So almost four weeks ago, I posted on Facebook requesting donations of pet food and asking local shops to set up donation boxes for customers willing to help. The campaign snowballed and soon we were flooded with so many kind donations we had to keep repacking the van. Every time an Amazon delivery arrived, I felt a lump in my throat from people’s generosity.
There was dog food, cat food, blankets, pet carriers, water bottles for animals travelling in cages… I tried to think of the sort of stuff you wouldn’t be able to take with you in the desperate situation these people are in. “What would they most need?” was my focus.
People gave me things that belonged to their own beloved pets. One lady said it was hard to part with a special blanket that her much-adored dog had slept with, as he had only recently passed away. But as she passed me the treasured, freshly washed item to take with me, she said, “I can’t think of a more worthwhile use for this.” It meant so much.
I even had to turn down offers of pet food from manufacturers because I just didn’t have the space. I’m already planning a return trip soon.
I left Norfolk on Sunday, and driving via France and Germany – with uplifting Earth, Wind & Fire songs playing in the van – arrived in Poland on Tuesday.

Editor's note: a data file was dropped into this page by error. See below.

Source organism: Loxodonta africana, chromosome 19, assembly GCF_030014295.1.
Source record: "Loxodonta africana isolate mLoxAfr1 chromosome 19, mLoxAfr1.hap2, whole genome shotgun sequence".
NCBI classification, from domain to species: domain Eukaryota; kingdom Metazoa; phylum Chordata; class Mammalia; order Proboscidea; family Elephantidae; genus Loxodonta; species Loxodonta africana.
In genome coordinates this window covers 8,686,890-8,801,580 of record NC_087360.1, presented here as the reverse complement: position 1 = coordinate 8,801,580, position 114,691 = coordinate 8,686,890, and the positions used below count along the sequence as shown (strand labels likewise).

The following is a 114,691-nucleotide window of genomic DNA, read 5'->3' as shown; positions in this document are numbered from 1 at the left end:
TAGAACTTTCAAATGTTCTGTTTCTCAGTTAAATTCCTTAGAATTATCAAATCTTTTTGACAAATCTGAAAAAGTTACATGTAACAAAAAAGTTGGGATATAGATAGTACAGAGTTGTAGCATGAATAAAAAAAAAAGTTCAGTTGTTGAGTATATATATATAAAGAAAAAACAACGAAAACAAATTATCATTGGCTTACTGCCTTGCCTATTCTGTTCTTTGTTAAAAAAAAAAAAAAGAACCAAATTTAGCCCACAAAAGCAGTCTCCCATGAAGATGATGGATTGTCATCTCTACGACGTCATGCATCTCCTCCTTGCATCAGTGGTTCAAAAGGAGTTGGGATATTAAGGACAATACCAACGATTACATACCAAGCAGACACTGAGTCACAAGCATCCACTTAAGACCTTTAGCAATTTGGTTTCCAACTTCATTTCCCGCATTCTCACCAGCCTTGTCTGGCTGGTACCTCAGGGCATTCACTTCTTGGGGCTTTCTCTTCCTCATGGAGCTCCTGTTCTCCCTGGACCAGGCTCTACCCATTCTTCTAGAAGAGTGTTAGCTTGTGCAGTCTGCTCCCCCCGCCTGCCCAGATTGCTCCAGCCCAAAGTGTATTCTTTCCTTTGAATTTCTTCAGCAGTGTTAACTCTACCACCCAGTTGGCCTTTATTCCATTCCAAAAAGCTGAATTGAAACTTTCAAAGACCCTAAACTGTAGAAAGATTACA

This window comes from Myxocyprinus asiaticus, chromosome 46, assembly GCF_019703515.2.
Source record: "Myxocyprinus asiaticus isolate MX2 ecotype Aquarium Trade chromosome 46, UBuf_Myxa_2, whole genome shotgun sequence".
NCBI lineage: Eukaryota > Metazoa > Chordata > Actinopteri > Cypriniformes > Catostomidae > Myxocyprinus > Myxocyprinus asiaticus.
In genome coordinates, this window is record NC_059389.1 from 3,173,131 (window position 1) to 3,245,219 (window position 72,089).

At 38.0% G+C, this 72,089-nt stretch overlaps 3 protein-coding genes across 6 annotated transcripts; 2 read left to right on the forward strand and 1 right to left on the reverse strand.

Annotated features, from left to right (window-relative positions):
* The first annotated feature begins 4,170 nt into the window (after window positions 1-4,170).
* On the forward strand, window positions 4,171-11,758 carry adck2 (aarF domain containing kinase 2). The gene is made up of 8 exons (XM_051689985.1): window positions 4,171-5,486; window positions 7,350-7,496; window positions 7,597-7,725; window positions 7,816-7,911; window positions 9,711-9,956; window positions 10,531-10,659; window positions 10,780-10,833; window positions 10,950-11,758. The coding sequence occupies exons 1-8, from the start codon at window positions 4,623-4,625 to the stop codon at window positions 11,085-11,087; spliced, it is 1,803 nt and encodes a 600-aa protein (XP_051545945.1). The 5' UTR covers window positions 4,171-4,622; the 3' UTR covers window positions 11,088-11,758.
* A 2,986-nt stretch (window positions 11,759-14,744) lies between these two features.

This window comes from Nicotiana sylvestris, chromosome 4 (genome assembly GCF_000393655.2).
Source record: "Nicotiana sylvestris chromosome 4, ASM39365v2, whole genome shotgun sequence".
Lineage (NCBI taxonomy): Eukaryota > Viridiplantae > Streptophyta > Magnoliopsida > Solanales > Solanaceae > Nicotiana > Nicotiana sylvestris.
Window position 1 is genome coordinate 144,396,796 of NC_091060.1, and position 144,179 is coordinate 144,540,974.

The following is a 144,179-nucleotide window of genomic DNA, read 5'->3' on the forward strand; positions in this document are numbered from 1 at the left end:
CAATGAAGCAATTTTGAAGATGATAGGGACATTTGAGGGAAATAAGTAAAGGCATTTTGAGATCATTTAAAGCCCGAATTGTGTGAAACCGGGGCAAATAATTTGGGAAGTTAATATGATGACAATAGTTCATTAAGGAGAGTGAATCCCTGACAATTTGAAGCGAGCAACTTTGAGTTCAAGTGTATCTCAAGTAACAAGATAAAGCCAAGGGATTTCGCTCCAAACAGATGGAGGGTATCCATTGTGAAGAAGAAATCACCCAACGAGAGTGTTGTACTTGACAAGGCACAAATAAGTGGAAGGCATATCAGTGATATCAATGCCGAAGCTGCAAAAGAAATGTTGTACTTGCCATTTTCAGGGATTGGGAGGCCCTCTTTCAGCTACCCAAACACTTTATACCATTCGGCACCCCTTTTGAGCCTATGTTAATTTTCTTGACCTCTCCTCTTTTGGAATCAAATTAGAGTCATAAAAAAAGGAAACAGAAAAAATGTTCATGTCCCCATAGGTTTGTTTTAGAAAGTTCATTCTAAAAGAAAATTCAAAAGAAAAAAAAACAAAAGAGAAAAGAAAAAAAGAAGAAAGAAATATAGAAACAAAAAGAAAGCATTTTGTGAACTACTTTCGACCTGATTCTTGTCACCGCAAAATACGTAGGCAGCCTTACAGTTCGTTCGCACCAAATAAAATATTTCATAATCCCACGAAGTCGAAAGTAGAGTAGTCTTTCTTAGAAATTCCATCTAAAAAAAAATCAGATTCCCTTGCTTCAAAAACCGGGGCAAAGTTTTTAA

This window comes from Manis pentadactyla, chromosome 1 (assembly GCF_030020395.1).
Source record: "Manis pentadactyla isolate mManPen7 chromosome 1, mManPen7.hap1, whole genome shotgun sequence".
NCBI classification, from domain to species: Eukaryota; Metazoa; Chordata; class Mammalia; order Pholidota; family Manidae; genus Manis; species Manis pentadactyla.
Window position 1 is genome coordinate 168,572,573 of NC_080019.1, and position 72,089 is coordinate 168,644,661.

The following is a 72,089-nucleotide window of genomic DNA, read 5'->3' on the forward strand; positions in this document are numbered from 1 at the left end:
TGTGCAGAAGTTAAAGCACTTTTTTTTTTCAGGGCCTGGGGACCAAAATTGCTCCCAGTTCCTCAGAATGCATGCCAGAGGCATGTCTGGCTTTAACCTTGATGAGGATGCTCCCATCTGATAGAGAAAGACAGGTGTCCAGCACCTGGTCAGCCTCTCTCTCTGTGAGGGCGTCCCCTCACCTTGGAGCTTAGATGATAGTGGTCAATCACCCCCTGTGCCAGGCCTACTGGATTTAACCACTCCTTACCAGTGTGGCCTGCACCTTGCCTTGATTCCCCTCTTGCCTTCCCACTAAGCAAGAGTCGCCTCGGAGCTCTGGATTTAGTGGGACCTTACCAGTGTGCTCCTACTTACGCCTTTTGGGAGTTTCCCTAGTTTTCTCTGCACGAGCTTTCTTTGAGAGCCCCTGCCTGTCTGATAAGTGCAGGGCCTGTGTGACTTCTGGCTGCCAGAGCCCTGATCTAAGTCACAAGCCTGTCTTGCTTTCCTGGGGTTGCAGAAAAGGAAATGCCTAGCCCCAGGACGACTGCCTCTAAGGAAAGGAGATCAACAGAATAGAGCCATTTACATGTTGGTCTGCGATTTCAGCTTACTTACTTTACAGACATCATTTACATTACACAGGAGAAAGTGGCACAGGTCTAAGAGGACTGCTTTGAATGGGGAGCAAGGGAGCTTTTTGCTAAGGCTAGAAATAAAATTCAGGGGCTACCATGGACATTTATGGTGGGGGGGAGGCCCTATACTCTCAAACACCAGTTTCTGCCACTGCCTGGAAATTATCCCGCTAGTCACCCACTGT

Arriving in Warsaw felt utterly surreal. I’d seen TV footage, but nothing prepares you for the reality. Some people have travelled for days. They’re hungry, thirsty, exhausted. They arrive with nothing and have no idea what lies ahead. They just knew they needed to flee.
Using Google Translate on my phone, I asked people how they were, what could I do to help?
I think I expected refugees to be hysterical, panicked, but actually most come off the trains having been through that stage. Now they are dazed and overwhelmed – in a kind of shell shock is how I would best describe it.
I’ve felt so emotional meeting them, and then feel horribly guilty. I have no right to be tearful when it’s not me suffering as they are. But the volunteers here are amazing, it’s very well organised and people are given water, food and phone chips so they can contact loved ones.